Tuesday, October 20, 2009

Martin Luther's Bondage of the Will

This audio recording of Luther's Bondage of the Will is from the Calvinist site SermonAudio.com and was produced by Still Waters Revival Books (www.swrb.com). The audio quality is not that great, but I thought the reader did a good job.

Luther considered this one of his best works along with the Galatians commentary and the Small Catechism.


Saturday, October 17, 2009

A Lutheran Jacques Migne

From Wikipedia:
Jacques Paul Migne (25 October 1800 - 24 October 1875) was a French priest who published inexpensive and widely-distributed editions of theological works, encyclopedias and the texts of the Church Fathers, with the goal of providing a universal library for the Catholic priesthood.

Migne had become convinced of the power of the press and the sheer value of raw information widely distributed. In 1836 he opened his great publishing house, Imprimerie Catholique, at Petit Montrouge, in the outlying 14th arrondissement of Paris. There he brought out in rapid succession numerous religious works meant for the use of the lesser clergy at popular prices that insured a wide circulation. The best known of these are: Scripturae sacrae cursus completus ("complete course in sacred scripture") which assembled a wide repertory of commentaries on each of the books of the Bible, and Theologiae cursus, each of them in 28 vols, 1840-5; Collection des auteurs sacrés (100 vols., 1846-8); Encyclopédie théologique (171 vols., 1844-6).

The three great series that have made his reputation were Patrologiae cursus completus, Latin series (Patrologia Latina) in 221 vols. (1844-5); Greek series (Patrologia Graeca), first published in Latin (85 vols., 1856-7); with Greek text and Latin translation (165 vols., 1857-8). Though scholars have always criticised them, these hastily edited, inexpensively printed and widely distributed texts have only slowly been replaced during a century and a half with more critically edited modern editions. Though the cheap paper of the originals has made them fragile today, the scope of the Patrologia still makes it unique and valuable, wherever modern editions do not yet exist. It is a far more complete collection of Patristic and later literature than anything that has appeared subsequently or is likely to. To create so much so quickly, Migne reprinted the best or latest earlier editions available to him. In the PG the Latin translations were often made in the renaissance before any Greek text had been printed, and so do not necessarily match the Greek text very accurately. The indexes themselves are useful for locating references in the patristic writings. The collection is now available on CD-ROM at some research libraries and an electronic version is online as a subscriber service.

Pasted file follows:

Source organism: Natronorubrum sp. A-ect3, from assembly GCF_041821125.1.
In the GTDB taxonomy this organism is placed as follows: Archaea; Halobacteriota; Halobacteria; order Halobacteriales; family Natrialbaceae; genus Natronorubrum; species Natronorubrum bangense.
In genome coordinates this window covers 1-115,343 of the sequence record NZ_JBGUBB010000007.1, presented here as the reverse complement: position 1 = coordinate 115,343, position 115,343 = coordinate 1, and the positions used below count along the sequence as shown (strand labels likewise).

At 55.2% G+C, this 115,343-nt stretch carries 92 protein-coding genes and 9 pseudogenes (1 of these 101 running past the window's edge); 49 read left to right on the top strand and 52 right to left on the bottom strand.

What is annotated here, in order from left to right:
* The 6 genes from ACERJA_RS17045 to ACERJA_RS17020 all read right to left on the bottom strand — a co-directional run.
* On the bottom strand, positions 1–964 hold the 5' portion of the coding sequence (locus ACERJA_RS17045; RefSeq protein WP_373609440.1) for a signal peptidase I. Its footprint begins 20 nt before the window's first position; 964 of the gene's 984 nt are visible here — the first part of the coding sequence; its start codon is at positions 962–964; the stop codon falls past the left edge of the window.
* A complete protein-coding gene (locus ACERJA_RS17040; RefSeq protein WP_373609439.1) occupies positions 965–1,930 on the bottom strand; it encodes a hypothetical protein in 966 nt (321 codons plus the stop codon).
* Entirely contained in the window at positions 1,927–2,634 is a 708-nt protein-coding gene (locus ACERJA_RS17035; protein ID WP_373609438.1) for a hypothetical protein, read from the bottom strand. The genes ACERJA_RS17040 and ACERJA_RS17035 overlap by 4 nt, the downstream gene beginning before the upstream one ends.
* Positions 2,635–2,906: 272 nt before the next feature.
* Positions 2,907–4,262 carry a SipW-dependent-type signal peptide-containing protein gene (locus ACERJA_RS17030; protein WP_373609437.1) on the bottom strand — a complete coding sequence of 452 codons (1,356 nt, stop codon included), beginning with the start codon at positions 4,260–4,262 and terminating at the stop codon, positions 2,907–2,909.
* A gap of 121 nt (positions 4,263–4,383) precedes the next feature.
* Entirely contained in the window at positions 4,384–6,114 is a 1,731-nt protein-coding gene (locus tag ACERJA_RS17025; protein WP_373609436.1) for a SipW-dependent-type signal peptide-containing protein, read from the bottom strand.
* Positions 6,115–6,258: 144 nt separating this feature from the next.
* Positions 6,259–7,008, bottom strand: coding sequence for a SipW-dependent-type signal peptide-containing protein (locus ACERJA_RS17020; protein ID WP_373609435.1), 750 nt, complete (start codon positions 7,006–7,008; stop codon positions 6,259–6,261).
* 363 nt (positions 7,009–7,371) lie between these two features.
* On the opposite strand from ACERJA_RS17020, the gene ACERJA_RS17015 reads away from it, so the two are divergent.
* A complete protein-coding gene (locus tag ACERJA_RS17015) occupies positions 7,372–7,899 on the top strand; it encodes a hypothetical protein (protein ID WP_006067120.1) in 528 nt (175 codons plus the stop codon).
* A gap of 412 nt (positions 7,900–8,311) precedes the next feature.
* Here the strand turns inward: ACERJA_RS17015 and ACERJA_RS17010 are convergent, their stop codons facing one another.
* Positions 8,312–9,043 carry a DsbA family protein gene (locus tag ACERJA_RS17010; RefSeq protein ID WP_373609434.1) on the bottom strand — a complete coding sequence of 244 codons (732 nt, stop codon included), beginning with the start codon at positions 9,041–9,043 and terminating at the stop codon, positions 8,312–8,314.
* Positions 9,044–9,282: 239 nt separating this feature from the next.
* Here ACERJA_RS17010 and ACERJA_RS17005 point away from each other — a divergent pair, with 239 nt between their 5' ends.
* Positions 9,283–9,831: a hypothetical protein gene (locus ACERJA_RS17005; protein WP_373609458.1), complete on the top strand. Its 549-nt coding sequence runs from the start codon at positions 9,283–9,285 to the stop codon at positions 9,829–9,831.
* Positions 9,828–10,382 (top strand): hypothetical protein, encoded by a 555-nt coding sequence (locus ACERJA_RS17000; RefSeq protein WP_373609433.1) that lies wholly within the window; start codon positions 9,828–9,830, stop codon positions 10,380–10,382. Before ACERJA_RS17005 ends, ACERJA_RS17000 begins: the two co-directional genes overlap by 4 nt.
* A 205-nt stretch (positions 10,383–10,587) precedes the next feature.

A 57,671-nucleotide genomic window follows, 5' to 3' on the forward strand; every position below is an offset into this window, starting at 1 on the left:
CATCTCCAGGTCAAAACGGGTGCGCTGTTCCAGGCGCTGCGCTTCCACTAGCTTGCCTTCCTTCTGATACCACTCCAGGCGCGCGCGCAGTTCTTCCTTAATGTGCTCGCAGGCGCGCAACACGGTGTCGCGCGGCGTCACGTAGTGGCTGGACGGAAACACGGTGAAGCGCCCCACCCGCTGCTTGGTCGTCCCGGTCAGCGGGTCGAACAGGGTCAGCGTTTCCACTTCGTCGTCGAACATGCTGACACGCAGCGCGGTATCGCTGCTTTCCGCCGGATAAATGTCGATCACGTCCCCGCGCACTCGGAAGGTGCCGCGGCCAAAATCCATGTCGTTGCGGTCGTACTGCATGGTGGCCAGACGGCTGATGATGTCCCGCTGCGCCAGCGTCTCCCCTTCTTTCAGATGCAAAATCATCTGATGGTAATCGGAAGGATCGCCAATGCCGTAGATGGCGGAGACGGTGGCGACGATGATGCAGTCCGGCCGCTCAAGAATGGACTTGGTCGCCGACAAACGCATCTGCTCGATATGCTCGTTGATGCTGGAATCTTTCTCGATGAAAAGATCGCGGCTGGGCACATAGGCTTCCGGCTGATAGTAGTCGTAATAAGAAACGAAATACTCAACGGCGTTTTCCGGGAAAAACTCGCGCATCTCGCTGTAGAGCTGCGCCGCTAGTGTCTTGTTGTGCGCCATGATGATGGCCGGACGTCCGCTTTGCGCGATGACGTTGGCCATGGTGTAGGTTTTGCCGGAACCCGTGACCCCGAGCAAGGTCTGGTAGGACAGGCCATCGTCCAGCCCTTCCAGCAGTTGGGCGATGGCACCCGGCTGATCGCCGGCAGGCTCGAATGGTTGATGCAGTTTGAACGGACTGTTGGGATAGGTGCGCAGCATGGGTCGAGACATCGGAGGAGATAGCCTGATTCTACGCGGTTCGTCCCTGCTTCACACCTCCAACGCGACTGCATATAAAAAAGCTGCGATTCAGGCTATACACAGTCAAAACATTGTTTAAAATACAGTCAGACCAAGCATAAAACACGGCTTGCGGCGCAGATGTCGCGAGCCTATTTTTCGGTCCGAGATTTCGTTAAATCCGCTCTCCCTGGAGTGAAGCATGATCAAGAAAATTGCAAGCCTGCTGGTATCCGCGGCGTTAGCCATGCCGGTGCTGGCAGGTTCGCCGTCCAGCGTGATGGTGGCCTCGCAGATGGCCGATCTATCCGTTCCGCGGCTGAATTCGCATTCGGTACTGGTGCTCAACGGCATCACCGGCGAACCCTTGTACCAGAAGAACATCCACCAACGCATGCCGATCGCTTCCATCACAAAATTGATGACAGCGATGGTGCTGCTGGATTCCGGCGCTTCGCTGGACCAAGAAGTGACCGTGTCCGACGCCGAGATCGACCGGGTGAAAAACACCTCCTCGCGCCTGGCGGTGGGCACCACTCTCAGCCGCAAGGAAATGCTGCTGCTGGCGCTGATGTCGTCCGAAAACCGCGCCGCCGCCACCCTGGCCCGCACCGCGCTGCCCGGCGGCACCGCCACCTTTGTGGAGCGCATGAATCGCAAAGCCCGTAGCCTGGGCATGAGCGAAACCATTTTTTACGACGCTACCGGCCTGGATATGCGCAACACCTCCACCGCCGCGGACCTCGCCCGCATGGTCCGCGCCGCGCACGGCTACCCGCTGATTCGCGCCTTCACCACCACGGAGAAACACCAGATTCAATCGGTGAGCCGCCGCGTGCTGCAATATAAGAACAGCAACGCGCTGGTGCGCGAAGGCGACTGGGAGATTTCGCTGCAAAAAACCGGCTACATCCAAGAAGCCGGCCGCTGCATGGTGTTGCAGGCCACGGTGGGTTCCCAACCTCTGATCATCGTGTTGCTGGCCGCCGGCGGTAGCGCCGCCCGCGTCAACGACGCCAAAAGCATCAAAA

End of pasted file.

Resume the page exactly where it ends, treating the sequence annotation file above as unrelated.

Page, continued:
My goal is to one day be a Lutheran Jacques Migne by putting together an online database of works by the Lutheran fathers in their original languages.

Thursday, October 15, 2009

“The Midnight Lion”—Gustav Adolf

Gustav Adolf (Gustavus Adolphus) was the
Swedish king whose intervention in the
Thirty Years’ War was instrumental in preventing
Roman Catholic forces from
crushing the Lutheran Church.